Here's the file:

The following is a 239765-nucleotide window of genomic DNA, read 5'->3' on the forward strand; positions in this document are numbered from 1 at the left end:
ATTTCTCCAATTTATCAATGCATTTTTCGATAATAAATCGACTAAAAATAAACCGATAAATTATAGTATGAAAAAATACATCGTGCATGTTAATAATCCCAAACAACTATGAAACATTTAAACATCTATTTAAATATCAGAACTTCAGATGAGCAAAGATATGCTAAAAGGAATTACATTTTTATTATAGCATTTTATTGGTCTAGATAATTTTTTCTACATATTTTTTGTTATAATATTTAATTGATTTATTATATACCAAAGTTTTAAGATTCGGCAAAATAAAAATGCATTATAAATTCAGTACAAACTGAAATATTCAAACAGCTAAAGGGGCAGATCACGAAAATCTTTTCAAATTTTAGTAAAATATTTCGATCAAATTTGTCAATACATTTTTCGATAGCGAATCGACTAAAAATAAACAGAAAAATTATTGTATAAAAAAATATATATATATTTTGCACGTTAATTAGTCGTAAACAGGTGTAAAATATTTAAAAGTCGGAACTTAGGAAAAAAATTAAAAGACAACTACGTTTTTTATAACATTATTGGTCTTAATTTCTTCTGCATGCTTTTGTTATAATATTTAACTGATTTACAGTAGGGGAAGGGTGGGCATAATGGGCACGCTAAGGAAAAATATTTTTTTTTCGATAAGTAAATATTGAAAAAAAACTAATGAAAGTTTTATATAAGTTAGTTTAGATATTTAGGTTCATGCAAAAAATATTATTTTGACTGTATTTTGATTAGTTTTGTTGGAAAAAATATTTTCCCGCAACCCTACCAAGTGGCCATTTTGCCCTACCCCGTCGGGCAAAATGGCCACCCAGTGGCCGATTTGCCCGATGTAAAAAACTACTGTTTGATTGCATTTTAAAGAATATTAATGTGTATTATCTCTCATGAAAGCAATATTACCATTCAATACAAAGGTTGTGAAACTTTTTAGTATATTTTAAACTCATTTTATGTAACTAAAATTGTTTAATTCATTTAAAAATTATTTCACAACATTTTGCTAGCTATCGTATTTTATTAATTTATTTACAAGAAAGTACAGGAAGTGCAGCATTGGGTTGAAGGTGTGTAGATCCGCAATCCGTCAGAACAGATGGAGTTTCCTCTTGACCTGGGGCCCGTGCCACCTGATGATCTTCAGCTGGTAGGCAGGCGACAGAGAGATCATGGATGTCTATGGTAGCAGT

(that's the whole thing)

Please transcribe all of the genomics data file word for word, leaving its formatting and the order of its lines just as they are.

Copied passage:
The following is a 239765-nucleotide window of genomic DNA, read 5'->3' on the forward strand; positions in this document are numbered from 1 at the left end:
ATTTCTCCAATTTATCAATGCATTTTTCGATAATAAATCGACTAAAAATAAACCGATAAATTATAGTATGAAAAAATACATCGTGCATGTTAATAATCCCAAACAACTATGAAACATTTAAACATCTATTTAAATATCAGAACTTCAGATGAGCAAAGATATGCTAAAAGGAATTACATTTTTATTATAGCATTTTATTGGTCTAGATAATTTTTTCTACATATTTTTTGTTATAATATTTAATTGATTTATTATATACCAAAGTTTTAAGATTCGGCAAAATAAAAATGCATTATAAATTCAGTACAAACTGAAATATTCAAACAGCTAAAGGGGCAGATCACGAAAATCTTTTCAAATTTTAGTAAAATATTTCGATCAAATTTGTCAATACATTTTTCGATAGCGAATCGACTAAAAATAAACAGAAAAATTATTGTATAAAAAAATATATATATATTTTGCACGTTAATTAGTCGTAAACAGGTGTAAAATATTTAAAAGTCGGAACTTAGGAAAAAAATTAAAAGACAACTACGTTTTTTATAACATTATTGGTCTTAATTTCTTCTGCATGCTTTTGTTATAATATTTAACTGATTTACAGTAGGGGAAGGGTGGGCATAATGGGCACGCTAAGGAAAAATATTTTTTTTTCGATAAGTAAATATTGAAAAAAAACTAATGAAAGTTTTATATAAGTTAGTTTAGATATTTAGGTTCATGCAAAAAATATTATTTTGACTGTATTTTGATTAGTTTTGTTGGAAAAAATATTTTCCCGCAACCCTACCAAGTGGCCATTTTGCCCTACCCCGTCGGGCAAAATGGCCACCCAGTGGCCGATTTGCCCGATGTAAAAAACTACTGTTTGATTGCATTTTAAAGAATATTAATGTGTATTATCTCTCATGAAAGCAATATTACCATTCAATACAAAGGTTGTGAAACTTTTTAGTATATTTTAAACTCATTTTATGTAACTAAAATTGTTTAATTCATTTAAAAATTATTTCACAACATTTTGCTAGCTATCGTATTTTATTAATTTATTTACAAGAAAGTACAGGAAGTGCAGCATTGGGTTGAAGGTGTGTAGATCCGCAATCCGTCAGAACAGATGGAGTTTCCTCTTGACCTGGGGCCCGTGCCACCTGATGATCTTCAGCTGGTAGGCAGGCGACAGAGAGATCATGGATGTCTATGGTAGCAGT